* No relief seen from drought in Plains
* Western Midwest also too dry
* Cold air likely caused minimal damage to wheat
By Sam Nelson
CHICAGO, Jan 24 Dry weather remains a concern in
the U.S. Plains hard red winter wheat region while this week's
blast of Arctic air likely caused no winterkill or harm to the
soft red winter wheat crop in the Midwest, an agricultural
meteorologist said on Thursday.
"There will be some light rain this week in wheat country
but it will miss the driest areas in the west," said Andy Karst,
meteorologist for World Weather Inc.
Karst said there were no signs of drought-relieving rain or
snow soon in the U.S. Plains or in the western Midwest.
Commodity Weather Group (CWG) meteorologist Joel Widenor
said showers would reach about half of the Plains wheat by early
next week and some light rain and snow was expected in the
"This will bring some slight improvements in soil moisture,
but amounts will generally average a half inch or less," Widenor
said. "Drier weather then returns, and significant drought
relief is unlikely."
Last week's U.S. drought monitor showed some relief brought
on by showers in portions of the United States, but the drought
expanded in parts of the U.S. Plains.
Nearly 60 percent of the contiguous United States was in at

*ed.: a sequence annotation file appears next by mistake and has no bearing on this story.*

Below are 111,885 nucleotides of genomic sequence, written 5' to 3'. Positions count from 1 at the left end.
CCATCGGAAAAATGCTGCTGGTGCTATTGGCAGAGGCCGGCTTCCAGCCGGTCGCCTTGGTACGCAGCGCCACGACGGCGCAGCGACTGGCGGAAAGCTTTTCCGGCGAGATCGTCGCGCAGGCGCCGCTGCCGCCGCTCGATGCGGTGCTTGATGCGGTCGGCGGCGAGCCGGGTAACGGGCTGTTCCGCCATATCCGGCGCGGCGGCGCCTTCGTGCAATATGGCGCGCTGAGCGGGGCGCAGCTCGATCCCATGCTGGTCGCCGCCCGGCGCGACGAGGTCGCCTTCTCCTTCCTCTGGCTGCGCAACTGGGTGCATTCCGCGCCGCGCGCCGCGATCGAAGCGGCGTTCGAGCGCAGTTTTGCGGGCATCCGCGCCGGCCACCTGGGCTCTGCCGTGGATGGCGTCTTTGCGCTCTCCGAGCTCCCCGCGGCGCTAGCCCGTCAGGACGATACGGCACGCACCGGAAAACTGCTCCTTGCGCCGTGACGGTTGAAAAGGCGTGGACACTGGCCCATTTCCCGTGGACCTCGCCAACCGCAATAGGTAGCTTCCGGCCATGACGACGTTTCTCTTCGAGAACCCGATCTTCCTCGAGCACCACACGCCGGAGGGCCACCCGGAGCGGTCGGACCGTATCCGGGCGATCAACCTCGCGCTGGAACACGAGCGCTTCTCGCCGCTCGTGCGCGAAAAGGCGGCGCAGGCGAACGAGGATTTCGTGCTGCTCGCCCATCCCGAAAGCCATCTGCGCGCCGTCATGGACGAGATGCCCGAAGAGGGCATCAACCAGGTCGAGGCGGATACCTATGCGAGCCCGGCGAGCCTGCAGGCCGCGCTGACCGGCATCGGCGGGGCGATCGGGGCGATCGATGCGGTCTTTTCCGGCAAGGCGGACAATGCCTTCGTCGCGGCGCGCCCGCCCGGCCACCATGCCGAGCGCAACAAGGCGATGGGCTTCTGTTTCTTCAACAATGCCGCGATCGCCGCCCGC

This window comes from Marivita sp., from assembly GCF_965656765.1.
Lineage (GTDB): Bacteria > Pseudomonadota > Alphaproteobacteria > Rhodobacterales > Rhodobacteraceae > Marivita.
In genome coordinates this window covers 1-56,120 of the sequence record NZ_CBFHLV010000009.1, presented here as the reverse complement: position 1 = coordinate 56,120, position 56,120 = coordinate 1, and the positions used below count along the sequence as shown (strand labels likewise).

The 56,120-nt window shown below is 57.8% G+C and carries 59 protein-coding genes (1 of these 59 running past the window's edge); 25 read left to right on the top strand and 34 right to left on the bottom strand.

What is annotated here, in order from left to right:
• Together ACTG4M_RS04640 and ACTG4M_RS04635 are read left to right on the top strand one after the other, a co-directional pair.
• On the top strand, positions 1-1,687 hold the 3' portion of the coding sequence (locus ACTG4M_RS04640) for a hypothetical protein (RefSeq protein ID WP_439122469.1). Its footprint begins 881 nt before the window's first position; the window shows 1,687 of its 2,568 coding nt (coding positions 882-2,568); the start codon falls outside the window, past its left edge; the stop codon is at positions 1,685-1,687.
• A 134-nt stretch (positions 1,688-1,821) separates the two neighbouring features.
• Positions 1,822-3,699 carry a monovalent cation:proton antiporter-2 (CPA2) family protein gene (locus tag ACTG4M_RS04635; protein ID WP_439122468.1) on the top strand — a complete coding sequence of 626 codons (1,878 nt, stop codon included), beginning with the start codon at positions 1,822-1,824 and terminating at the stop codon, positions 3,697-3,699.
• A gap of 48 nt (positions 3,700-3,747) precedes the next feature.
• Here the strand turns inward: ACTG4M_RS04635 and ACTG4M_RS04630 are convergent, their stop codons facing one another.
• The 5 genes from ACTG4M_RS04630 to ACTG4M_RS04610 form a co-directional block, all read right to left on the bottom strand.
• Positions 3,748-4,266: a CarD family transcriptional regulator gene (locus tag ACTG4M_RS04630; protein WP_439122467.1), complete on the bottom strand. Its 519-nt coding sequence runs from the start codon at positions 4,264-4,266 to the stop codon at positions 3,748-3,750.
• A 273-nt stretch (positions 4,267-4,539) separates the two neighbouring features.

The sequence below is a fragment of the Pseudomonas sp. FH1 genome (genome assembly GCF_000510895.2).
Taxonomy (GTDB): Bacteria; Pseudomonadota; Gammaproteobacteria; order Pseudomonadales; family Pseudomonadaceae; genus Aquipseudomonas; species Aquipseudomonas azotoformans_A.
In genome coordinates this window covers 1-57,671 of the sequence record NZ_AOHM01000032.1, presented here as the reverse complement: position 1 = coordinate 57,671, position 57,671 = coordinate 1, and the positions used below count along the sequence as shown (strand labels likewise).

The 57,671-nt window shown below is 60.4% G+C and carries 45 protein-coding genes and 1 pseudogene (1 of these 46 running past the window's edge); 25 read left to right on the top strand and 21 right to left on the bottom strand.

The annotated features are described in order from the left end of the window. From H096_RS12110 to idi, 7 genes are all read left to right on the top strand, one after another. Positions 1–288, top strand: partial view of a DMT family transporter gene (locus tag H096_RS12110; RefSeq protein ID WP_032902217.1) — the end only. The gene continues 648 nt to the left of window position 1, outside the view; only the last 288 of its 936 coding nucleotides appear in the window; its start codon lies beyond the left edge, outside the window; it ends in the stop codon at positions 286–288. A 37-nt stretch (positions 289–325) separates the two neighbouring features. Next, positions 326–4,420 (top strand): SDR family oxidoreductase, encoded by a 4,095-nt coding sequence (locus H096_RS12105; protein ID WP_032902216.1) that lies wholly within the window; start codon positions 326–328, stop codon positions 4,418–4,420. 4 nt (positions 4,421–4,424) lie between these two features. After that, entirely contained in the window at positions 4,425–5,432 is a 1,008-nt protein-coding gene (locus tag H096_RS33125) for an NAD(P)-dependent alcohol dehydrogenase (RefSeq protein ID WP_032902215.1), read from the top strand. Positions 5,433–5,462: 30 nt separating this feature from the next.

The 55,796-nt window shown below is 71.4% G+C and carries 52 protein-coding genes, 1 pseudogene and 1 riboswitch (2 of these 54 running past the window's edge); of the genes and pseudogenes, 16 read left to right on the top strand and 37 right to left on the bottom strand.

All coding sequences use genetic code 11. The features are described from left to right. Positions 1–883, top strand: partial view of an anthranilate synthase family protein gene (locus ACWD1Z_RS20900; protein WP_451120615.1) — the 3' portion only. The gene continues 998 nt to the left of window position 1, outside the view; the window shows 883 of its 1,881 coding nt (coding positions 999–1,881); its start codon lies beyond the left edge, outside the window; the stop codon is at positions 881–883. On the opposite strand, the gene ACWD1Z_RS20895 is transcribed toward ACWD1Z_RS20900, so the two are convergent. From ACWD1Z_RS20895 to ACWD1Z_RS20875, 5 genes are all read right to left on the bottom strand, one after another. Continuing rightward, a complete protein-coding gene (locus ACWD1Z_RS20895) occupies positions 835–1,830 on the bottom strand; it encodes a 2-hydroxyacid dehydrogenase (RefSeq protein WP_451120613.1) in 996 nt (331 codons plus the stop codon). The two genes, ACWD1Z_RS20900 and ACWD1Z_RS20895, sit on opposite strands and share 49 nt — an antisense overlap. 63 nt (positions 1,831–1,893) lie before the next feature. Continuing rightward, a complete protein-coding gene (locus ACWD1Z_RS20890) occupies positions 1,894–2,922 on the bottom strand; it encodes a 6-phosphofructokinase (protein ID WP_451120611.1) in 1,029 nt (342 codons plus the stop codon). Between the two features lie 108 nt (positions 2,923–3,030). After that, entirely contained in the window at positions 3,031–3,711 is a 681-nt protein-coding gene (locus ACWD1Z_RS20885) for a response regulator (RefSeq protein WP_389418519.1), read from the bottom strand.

least "moderate" drought as of Jan. 15, according to the drought
Officials in north-central Oklahoma declared a state of
emergency due to record-low reservoir conditions. Public and
private interests throughout the central United States hardest
hit by drought were examining measures to try to cope with
The government this month declared much of the central and
southern U.S. Wheat Belt a natural disaster area due to
persistent drought threatening the winter wheat harvest.
In its first disaster declaration of the new year, the U.S
Department of Agriculture made growers in large portions of four
major wheat-growing states - Kansas, Colorado, Oklahoma and
Texas - eligible for low-interest emergency loans.
Dry weather accompanied a blast of bitter cold Arctic air
this week in the northern and northeastern U.S., away from the
big winter wheat growing areas of the Plains and roughly the
southern half of the Midwest.
Cold temperatures this week caused minimal if any harm to
the winter wheat crop, Karst said.
"It got into the single digits, which wasn't low enough to
hurt any of the soft red winter crop and the zero readings were
north of the wheat growing areas," Karst said.
Widenor said temperatures remain just above damage
thresholds at the moment.
(Reporting By Sam Nelson)